The search for WFA has a long history. Ronald Reagan pledged to ferret out enough WFA to cut the federal budget by more than 6% (sometimes he said 10%). One of his first steps, however, was to fire 15 departmental inspectors general, whose jobs involved finding WFA.

Reagan had a touchingly artless view of the prevalence of WFA, derived from his taste for colorful anecdotes. His favorite involved a Chicago welfare queen who had supposedly defrauded the government of $150,000. In real life, the woman had been convicted of receiving $8,000, but never mind that. Reagan trotted out the story so often that his aides would nudge one another when they detected his windup, as if to say, "Here he goes again."

Reagan impaneled the so-called Grace Commission, whose chairman, industrialist J. Peter Grace, promised to unearth billions of dollars of the elusive WFA. The commission's eventual proposals included taxing Social Security benefits, adding soy meat-extender to school lunches ($84-million savings over three years), and eliminating the regulatory agencies that oversaw industries represented by the panel's members.

Then there was Gov. Arnold Schwarzenegger's promise to "blow up the boxes" of state government. To this end, he created the California Performance Review, a sort of junior Grace Commission instructed to reorganize the government along hyper-efficient lines.

The panel mounted the predictable attack on regulatory boards that annoyed influential business leaders. Many boards it proposed killing were well-regarded bodies that conducted their work in public; their jobs would be taken over by bureaucrats making decisions in their office suites, possibly after soliciting input from the governor's campaign contributors.

Hodson observes that WFA campaigns often are not fiscal, but ideological. "It's about what you define as waste," he says. Berkeley grads think that building UC Merced was a waste of money, Cal State faculty think UC professors are overpaid, businessmen with Cadillac healthcare plans think Medi-Cal is a waste, advocates for the homeless point to the tax breaks enjoyed by the wealthy.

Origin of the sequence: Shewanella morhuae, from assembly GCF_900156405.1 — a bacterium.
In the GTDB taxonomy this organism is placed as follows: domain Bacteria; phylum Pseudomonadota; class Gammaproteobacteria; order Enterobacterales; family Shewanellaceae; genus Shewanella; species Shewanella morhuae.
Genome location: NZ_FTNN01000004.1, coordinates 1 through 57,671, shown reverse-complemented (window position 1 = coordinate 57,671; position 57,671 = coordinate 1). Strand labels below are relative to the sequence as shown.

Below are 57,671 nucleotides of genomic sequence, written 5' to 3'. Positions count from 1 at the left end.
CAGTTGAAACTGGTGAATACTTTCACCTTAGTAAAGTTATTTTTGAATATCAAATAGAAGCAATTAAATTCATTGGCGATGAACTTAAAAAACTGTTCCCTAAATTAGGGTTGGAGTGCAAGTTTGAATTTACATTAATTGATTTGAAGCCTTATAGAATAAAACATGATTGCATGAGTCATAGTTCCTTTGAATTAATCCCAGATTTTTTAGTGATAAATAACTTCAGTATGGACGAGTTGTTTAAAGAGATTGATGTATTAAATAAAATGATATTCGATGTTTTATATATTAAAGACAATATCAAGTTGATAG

Lord knows there's waste and fraud in government -- overpayments to crooked Medicare providers, civil servants who don't pull their weight, programs that live on long after their original rationale is dead and buried. But ferreting it out can't be done ideologically, casually or on the cheap: The supposedly money-saving furloughs of workers at the Franchise Tax Board are projected to cost the state $363 million in tax collections this year, because they include employees assigned to enforcing the tax rules.

History shows us that the WFA yield is always far smaller than is predicted or pledged at campaign time. That's because WFA projections are almost always pulled out of a hat. They're designed to sound impressive -- billions always sound bigger than millions (as they should). WFA is almost always a weapon used by challengers against incumbents, because it's always easier to issue blanket condemnations when you don't have the knowledge that comes from experience.

Once these challengers get into office, they discover the hard truth that the search for waste, fraud and abuse often leads to a big empty hole in the sand. By then, of course, it's too late to remind them that when they devoted their campaign rhetoric to the subject, it was our time they were wasting.

Michael Hiltzik's column appears Sundays and Wednesdays. Reach him at mhiltzik@latimes.com, read past columns at www.latimes.com/hiltzik, and follow @latimeshiltzik on Twitter.